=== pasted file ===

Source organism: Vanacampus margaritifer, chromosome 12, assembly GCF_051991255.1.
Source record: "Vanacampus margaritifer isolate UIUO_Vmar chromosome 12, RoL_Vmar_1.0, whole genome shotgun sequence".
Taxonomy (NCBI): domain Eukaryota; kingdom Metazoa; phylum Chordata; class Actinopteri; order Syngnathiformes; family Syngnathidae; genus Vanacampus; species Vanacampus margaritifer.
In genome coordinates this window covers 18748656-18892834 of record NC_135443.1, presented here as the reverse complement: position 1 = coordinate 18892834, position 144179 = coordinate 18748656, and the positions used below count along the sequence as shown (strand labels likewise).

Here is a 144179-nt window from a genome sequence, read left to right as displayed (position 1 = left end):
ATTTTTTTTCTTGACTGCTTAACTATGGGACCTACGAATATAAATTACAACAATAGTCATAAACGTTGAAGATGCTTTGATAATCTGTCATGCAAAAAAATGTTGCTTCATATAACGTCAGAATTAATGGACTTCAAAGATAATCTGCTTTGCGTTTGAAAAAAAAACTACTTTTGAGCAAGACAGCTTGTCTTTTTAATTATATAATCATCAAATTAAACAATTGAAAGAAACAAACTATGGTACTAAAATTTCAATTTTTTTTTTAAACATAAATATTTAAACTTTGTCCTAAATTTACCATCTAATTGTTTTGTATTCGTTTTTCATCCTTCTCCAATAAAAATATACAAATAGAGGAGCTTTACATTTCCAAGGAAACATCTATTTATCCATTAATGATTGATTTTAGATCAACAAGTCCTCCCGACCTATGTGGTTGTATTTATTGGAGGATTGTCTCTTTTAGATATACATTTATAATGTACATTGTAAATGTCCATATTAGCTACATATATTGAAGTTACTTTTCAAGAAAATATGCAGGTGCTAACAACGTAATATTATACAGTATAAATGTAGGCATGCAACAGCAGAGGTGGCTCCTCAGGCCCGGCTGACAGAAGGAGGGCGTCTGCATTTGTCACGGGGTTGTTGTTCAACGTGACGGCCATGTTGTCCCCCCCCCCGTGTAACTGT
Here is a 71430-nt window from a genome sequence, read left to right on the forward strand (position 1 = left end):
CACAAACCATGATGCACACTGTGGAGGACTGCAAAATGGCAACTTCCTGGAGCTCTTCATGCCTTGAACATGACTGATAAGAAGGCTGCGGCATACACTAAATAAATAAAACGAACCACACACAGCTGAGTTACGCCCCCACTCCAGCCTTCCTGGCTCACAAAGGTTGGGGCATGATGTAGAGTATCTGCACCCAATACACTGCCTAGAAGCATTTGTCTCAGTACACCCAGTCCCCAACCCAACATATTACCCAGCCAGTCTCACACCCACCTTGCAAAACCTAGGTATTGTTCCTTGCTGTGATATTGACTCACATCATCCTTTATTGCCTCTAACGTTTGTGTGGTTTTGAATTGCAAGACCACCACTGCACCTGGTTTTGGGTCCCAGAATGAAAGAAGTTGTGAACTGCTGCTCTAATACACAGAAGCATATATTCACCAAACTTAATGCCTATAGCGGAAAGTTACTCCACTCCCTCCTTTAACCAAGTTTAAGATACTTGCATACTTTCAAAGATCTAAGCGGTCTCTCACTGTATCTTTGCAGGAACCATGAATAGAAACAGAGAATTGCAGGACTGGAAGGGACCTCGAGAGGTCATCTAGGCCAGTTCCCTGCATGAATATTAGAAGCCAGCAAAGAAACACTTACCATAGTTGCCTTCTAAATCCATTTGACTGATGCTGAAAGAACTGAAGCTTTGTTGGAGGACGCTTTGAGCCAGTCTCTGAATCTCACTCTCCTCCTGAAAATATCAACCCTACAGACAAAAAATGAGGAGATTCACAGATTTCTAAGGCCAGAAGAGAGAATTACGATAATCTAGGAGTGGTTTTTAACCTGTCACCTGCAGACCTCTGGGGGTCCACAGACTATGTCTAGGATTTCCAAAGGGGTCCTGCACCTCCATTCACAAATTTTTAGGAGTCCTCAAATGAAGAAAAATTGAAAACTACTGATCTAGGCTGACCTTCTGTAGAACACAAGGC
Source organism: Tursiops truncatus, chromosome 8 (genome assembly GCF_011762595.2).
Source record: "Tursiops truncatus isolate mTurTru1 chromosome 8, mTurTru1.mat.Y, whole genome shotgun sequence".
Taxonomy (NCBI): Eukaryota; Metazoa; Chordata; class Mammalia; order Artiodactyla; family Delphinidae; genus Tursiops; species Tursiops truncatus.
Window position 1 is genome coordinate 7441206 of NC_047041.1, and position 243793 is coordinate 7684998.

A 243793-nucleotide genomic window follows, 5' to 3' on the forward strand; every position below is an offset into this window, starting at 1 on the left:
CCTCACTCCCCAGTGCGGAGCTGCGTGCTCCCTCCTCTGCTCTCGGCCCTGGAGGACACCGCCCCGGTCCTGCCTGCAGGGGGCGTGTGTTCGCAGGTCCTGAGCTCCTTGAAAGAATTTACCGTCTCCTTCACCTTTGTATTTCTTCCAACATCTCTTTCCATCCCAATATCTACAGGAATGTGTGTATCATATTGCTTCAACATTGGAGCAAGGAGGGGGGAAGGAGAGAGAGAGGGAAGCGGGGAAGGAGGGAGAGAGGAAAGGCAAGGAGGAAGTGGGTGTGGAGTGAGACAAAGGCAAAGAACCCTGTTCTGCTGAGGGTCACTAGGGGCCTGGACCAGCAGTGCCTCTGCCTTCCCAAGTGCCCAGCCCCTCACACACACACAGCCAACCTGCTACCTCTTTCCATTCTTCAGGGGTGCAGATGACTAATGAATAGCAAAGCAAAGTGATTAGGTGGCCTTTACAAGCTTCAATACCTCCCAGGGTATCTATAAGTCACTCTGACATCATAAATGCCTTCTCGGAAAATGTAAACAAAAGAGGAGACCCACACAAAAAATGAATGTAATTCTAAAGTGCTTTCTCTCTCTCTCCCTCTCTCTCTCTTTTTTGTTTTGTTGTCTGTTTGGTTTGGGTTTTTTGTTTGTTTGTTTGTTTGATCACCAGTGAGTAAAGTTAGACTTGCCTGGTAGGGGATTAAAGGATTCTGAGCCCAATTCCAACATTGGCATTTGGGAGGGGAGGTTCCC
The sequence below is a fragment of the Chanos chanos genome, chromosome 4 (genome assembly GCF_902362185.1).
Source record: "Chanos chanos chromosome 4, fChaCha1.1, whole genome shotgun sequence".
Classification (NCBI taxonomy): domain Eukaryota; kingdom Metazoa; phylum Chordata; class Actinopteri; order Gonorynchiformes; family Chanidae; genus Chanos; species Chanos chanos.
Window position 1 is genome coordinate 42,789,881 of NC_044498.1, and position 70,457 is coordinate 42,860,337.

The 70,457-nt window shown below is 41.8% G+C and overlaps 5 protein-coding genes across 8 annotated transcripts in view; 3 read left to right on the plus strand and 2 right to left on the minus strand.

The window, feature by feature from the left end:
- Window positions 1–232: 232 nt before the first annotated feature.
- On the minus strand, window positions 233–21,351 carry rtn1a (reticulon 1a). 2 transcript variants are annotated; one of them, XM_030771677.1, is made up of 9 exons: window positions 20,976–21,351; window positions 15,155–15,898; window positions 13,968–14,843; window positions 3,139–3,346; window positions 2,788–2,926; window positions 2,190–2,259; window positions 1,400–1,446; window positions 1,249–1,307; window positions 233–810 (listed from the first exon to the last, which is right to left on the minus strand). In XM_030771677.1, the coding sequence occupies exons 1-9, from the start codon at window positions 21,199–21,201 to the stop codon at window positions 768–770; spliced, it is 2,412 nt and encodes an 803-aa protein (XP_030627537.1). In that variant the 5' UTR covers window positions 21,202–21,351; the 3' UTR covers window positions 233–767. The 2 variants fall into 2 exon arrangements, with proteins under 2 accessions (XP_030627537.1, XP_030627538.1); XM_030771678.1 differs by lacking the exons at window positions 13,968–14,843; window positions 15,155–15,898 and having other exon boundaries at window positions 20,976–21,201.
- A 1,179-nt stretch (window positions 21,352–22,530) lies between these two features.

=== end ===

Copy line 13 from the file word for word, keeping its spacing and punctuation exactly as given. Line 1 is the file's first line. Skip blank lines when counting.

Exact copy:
A 243793-nucleotide genomic window follows, 5' to 3' on the forward strand; every position below is an offset into this window, starting at 1 on the left: